Question Video: Evaluating the Improper Integral of a Discontinuous Function

The integral ∫_(0) ^(1) 1/√(1 βˆ’ π‘₯Β²) dπ‘₯ is convergent. What does it converge to?

03:59

Video Transcript

The integral from zero to one of one divided by the square root of one minus π‘₯ squared with respect to π‘₯ is convergent. What does it converge to?

We’re given a definite integral, and we’re told that this integral is convergent. We need to determine what value does this integral converge to. And to do this, we need to notice something about our integral. In fact, this integral is an improper integral. First, our integrand is the composition of continuous functions. It’s a power function composed with a quadratic. And the composition of continuous functions is continuous across its entire domain. And we can find the domain of our integrand. Remember, we’re not allowed to divide by zero, and we’re not allowed to take the square root of a negative number. So our integrand will be defined and therefore continuous everywhere where one minus π‘₯ squared is greater than zero.

And we can then solve this inequality for π‘₯. First, we’ll add π‘₯ squared to both sides; we get one must be greater than π‘₯ squared. And then we can solve this by using a graphical approach or by using what we know about the square root. We get that π‘₯ must be between negative one and one. And this is where we can see our problem. We’re using the integral from zero to one. This means we need our integrand to be continuous on the closed interval from zero to one. However, we’ve just shown that our integrand is not continuous when π‘₯ is equal to one. This is because we’ll be dividing by zero. So we’re going to need to use what we know about improper integrals.

We need to recall the following rule for integrating improper integrals. If 𝑓 is a continuous function on a closed interval from π‘Ž to 𝑏 except at the value of 𝑏 where 𝑓 of π‘₯ is discontinuous, then we know the integral from π‘Ž to 𝑏 of 𝑓 of π‘₯ with respect to π‘₯ is equal to the limit as 𝑑 approaches 𝑏 from the left of the integral from π‘Ž to 𝑑 of 𝑓 of π‘₯ with respect to π‘₯ as long as this limit exists and is finite. In other words, this gives us a method of turning an improper integral into the limit of an integral which we know will be proper. And this is exactly what we have in the integral given to us in the question. We want to set our value of π‘Ž equal to zero and 𝑏 equal to one.

In fact, we can update this definition for improper integrals with π‘Ž set to be zero and 𝑏 set to be one. So if we set 𝑓 to be the integrand given to us in the question, we’ve shown that 𝑓 is continuous if π‘₯ is between negative one and one. In particular, this means it’s continuous for values of π‘₯ greater than or equal to zero and less than one. And we’ve also shown that our function is not defined when π‘₯ is equal to one. So in particular, this means it’s discontinuous when π‘₯ is equal to one. So our integral is improper. And we should try to evaluate it by using this limit.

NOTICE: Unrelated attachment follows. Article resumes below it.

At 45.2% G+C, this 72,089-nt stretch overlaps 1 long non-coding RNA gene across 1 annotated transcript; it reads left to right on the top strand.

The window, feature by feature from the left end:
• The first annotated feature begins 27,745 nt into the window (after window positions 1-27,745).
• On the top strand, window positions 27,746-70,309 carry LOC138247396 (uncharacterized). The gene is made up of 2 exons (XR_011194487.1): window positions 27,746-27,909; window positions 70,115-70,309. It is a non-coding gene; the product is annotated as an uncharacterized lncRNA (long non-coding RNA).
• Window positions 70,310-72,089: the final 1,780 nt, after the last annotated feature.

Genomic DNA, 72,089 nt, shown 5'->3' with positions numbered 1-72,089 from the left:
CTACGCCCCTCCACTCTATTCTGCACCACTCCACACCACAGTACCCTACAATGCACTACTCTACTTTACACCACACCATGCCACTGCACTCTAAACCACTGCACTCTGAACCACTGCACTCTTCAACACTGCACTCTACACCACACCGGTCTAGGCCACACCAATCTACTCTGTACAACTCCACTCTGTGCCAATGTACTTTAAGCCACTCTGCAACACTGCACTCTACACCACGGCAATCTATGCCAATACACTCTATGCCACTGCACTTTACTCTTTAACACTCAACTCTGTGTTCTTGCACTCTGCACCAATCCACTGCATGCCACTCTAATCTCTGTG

So we now have the integral from zero to one of one divided by the square root of one minus π‘₯ squared with respect to π‘₯ is equal to the limit as 𝑑 approaches one from the left of the integral from zero to 𝑑 of one divided by the square root of one minus π‘₯ squared with respect to π‘₯ as long as this limit exists. And one thing worth pointing out is we’re now integrating from zero to 𝑑. And remember, 𝑑 is approaching one from the left; it’s never equal to one. So our integrand is now continuous on the interval of integration. It’s now a proper integral, so we can use any of our tools to evaluate this integral.

To evaluate this integral, we need to notice something about our integrand. We need to recall the derivative of the inverse sin of π‘₯ with respect to π‘₯ is equal to one divided by the square root of one minus π‘₯ squared. Therefore, the inverse sin of π‘₯ is an antiderivative of our integrand. So we can use this to evaluate our integral. This gives us the limit as 𝑑 approaches one from the left of the inverse sin of π‘₯ evaluated at the limits of integration zero and 𝑑. And now all we need to do is evaluate this at the limits of integration. Doing this, we get the limit as 𝑑 approaches one from the left of the inverse sin of 𝑑 minus the inverse sin of zero.

And we can evaluate this expression. First, the inverse sin of zero is just equal to zero. Then, all we need to remember is the inverse sin of 𝑑 is continuous when 𝑑 is equal to one, so we can just evaluate this by using direct substitution. So this limit evaluates to give us the inverse sin of one, which we can calculate is equal to πœ‹ by two, which is our final answer.

Therefore, we were able to show the integral from zero to one of one divided by the square root of one minus π‘₯ squared converges to πœ‹ by two.

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